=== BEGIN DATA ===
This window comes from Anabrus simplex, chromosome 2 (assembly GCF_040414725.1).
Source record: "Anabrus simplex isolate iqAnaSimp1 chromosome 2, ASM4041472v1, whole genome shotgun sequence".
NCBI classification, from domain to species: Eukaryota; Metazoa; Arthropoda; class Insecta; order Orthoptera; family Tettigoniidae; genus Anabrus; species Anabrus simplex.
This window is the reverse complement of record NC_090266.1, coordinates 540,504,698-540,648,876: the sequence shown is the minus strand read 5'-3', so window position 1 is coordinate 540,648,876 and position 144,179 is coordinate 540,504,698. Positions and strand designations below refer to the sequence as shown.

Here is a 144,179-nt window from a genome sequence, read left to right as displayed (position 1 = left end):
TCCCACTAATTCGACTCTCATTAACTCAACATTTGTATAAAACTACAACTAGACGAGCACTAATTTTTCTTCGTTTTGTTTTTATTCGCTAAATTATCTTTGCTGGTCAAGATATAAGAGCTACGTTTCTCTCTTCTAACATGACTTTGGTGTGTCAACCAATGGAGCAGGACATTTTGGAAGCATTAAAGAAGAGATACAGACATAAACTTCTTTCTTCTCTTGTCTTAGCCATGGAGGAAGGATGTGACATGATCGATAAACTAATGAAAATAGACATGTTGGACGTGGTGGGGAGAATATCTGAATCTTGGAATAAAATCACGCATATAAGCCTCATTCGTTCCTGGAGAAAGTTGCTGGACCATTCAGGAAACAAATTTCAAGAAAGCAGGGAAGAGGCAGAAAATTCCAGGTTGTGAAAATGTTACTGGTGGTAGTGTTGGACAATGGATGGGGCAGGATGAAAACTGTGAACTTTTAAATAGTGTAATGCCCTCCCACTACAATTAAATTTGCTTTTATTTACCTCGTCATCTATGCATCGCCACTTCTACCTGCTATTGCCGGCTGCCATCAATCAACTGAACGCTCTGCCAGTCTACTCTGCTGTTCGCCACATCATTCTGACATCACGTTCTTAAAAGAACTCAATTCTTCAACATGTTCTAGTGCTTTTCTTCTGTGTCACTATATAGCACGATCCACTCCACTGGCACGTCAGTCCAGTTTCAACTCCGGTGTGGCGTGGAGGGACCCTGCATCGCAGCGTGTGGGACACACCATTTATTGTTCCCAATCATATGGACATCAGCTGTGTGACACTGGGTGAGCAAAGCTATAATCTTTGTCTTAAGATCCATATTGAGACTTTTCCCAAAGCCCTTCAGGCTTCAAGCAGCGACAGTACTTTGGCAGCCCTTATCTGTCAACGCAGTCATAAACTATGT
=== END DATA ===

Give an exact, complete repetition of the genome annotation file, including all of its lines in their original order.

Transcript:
This window comes from Anabrus simplex, chromosome 2 (assembly GCF_040414725.1).
Source record: "Anabrus simplex isolate iqAnaSimp1 chromosome 2, ASM4041472v1, whole genome shotgun sequence".
NCBI classification, from domain to species: Eukaryota; Metazoa; Arthropoda; class Insecta; order Orthoptera; family Tettigoniidae; genus Anabrus; species Anabrus simplex.
This window is the reverse complement of record NC_090266.1, coordinates 540,504,698-540,648,876: the sequence shown is the minus strand read 5'-3', so window position 1 is coordinate 540,648,876 and position 144,179 is coordinate 540,504,698. Positions and strand designations below refer to the sequence as shown.

Here is a 144,179-nt window from a genome sequence, read left to right as displayed (position 1 = left end):
TCCCACTAATTCGACTCTCATTAACTCAACATTTGTATAAAACTACAACTAGACGAGCACTAATTTTTCTTCGTTTTGTTTTTATTCGCTAAATTATCTTTGCTGGTCAAGATATAAGAGCTACGTTTCTCTCTTCTAACATGACTTTGGTGTGTCAACCAATGGAGCAGGACATTTTGGAAGCATTAAAGAAGAGATACAGACATAAACTTCTTTCTTCTCTTGTCTTAGCCATGGAGGAAGGATGTGACATGATCGATAAACTAATGAAAATAGACATGTTGGACGTGGTGGGGAGAATATCTGAATCTTGGAATAAAATCACGCATATAAGCCTCATTCGTTCCTGGAGAAAGTTGCTGGACCATTCAGGAAACAAATTTCAAGAAAGCAGGGAAGAGGCAGAAAATTCCAGGTTGTGAAAATGTTACTGGTGGTAGTGTTGGACAATGGATGGGGCAGGATGAAAACTGTGAACTTTTAAATAGTGTAATGCCCTCCCACTACAATTAAATTTGCTTTTATTTACCTCGTCATCTATGCATCGCCACTTCTACCTGCTATTGCCGGCTGCCATCAATCAACTGAACGCTCTGCCAGTCTACTCTGCTGTTCGCCACATCATTCTGACATCACGTTCTTAAAAGAACTCAATTCTTCAACATGTTCTAGTGCTTTTCTTCTGTGTCACTATATAGCACGATCCACTCCACTGGCACGTCAGTCCAGTTTCAACTCCGGTGTGGCGTGGAGGGACCCTGCATCGCAGCGTGTGGGACACACCATTTATTGTTCCCAATCATATGGACATCAGCTGTGTGACACTGGGTGAGCAAAGCTATAATCTTTGTCTTAAGATCCATATTGAGACTTTTCCCAAAGCCCTTCAGGCTTCAAGCAGCGACAGTACTTTGGCAGCCCTTATCTGTCAACGCAGTCATAAACTATGT